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4.1. Current PKIs

At the moment you have the choice between a commercial PKI or your own PKI. The commercial PKI were created at the beginning to enable secure commerce over the Internet, basically securing HTTP. The pricing of certificates was calculated on a per host basis. The cost is more expensive than for a domain name because of the costs to identify the owner of the certificate (tracability), but also as a percentage into your e-commerce profits. Unfortunately this vision of a host basis has some major limitations. It is still acceptable to have a certificate to secure POP, IMAP, and other protocols, but when you need a certificate for each e-mail box on your network, costs start to skyrocket as well as the administrative burden to register all these certificates to the Certificate Authority and that every year. This problems exists too if you want to use certificates to authenticate clients in client/server applications (Web server, IPsec,..)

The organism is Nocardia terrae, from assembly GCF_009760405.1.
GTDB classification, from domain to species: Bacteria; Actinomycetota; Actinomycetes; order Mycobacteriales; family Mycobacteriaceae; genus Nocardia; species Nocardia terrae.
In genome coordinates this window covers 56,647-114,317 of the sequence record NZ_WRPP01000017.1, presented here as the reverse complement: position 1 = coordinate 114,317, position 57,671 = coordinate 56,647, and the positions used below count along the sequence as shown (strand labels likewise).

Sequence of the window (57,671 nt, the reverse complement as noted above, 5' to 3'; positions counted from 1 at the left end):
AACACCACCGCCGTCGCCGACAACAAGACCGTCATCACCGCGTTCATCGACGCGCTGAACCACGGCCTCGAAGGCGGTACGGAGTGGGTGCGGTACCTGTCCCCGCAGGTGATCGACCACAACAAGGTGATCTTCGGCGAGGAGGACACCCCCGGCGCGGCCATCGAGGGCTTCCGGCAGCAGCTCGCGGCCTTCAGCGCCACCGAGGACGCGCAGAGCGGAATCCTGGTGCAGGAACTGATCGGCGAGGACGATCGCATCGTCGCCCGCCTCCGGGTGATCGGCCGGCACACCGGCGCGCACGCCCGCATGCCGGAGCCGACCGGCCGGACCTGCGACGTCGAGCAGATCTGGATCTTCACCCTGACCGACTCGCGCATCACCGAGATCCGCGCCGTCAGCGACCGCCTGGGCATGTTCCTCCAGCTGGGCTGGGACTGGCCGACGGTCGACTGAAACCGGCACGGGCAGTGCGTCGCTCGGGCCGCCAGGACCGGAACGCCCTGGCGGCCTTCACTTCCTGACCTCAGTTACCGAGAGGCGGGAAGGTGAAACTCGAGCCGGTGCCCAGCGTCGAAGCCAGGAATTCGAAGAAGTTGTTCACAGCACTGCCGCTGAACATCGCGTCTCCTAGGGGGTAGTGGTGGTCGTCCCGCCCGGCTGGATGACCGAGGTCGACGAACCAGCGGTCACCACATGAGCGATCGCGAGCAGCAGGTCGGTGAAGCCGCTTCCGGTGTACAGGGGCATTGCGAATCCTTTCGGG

Why not have a certificate that can sign other certificates? At the moment the only option is to build your own Certificate Authority as described in this document. This allows flexible management of certificates but is limited to the people in your organisation, because people outside your organisation will have to load your root CA certificate to allow smooth operations.

The solution an unique PKI managed by a central authority in a similar format as DNS is managed. This is called a Global PKI.